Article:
Take the case of Alfred DeWayne Brown, currently on death row. In 2005 Brown was convicted of killing a Houston police officer in a bungled robbery that also left a store clerk dead. Brown always stuck by his alibi: on the morning of the crime, he said, he never left his girlfriend’s apartment. He claimed to have called his girlfriend at her workplace at around ten—the same time prosecutors said he was at another location, with two co-defendants, having just committed the double homicide. At the time of his trial, prosecutors did not turn over any phone records. Not until 2013 did it come to light that those records did, in fact, exist and that a prosecutor had asked to review them. The records, which were found in an investigator’s garage, show that a call had been placed from Brown’s girlfriend’s residence to her workplace at 10:08 a.m. on the morning of the crime. The Harris County DA’s office, which claimed that its failure to disclose the phone records had been inadvertent, readily agreed in May 2013 that Brown should seek a new trial. Although more than a year has passed, the CCA has still not issued an opinion in the case, and until it does, Brown will remain on death row.Colloff suggested the State Bar of Texas must "radically reform the way it handles allegations of prosecutorial misconduct; right now, the bar’s guiding principle seems to be to ignore even the most egregious examples of bad behavior by prosecutors unless there is enough attendant media attention that some sort of action must be taken—and even then, it’s usually a slap on the wrist."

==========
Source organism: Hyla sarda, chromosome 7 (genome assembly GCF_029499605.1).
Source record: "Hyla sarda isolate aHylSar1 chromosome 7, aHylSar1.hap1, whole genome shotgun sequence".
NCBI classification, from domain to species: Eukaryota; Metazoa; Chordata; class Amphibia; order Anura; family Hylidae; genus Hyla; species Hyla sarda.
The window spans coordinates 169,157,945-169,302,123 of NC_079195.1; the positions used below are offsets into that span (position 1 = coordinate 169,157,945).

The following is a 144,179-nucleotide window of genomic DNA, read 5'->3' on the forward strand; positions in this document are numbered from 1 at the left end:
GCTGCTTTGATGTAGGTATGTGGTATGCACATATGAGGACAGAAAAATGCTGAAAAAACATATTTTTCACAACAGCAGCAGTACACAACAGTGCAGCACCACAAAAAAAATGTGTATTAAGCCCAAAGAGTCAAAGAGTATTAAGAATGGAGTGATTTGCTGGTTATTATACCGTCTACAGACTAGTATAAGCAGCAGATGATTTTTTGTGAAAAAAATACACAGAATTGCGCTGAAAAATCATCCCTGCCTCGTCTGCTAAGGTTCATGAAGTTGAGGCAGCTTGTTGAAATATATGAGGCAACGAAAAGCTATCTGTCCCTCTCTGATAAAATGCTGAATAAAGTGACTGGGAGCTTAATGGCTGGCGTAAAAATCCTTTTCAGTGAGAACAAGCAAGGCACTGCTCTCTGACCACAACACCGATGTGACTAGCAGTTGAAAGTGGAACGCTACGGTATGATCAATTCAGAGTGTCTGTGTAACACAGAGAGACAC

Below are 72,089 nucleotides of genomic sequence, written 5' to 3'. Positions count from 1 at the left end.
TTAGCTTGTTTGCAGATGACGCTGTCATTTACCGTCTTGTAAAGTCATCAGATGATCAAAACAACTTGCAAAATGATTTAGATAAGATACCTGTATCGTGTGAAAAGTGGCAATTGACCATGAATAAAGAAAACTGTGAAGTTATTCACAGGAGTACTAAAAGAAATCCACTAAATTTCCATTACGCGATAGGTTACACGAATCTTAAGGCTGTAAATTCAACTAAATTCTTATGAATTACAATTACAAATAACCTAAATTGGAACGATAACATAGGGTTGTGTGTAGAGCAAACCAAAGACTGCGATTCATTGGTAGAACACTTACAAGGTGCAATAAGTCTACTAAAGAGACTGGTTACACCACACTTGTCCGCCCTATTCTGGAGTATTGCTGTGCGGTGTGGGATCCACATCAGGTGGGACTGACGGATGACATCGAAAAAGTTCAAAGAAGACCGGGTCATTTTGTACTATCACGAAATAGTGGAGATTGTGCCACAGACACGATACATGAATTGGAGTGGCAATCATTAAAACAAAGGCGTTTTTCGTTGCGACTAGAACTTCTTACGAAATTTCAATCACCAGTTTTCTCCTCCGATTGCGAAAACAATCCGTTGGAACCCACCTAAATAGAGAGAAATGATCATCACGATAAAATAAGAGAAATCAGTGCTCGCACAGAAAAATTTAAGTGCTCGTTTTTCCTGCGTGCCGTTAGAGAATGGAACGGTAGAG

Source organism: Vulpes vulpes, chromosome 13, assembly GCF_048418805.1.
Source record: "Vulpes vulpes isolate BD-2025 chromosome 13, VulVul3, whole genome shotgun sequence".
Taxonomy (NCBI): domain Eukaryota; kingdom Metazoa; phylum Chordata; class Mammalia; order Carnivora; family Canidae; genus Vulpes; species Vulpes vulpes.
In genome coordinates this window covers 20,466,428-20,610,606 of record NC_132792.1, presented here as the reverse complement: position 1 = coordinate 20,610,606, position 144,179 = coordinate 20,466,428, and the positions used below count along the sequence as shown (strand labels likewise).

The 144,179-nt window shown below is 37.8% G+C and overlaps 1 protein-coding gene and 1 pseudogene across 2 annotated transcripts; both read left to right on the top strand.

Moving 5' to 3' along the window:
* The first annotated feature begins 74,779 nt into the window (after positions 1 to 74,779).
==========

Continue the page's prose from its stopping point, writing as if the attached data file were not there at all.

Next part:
She also recommended that, "the Legislature should examine the issue of absolute immunity for prosecutors. There are good reasons why DAs need to have some degree of protection; if they could be sued for any decision they made, they could not perform their jobs. But because they are shielded from any civil liability, they have no motivation to play by the rules, especially when the only other check on their behavior is a toothless state bar."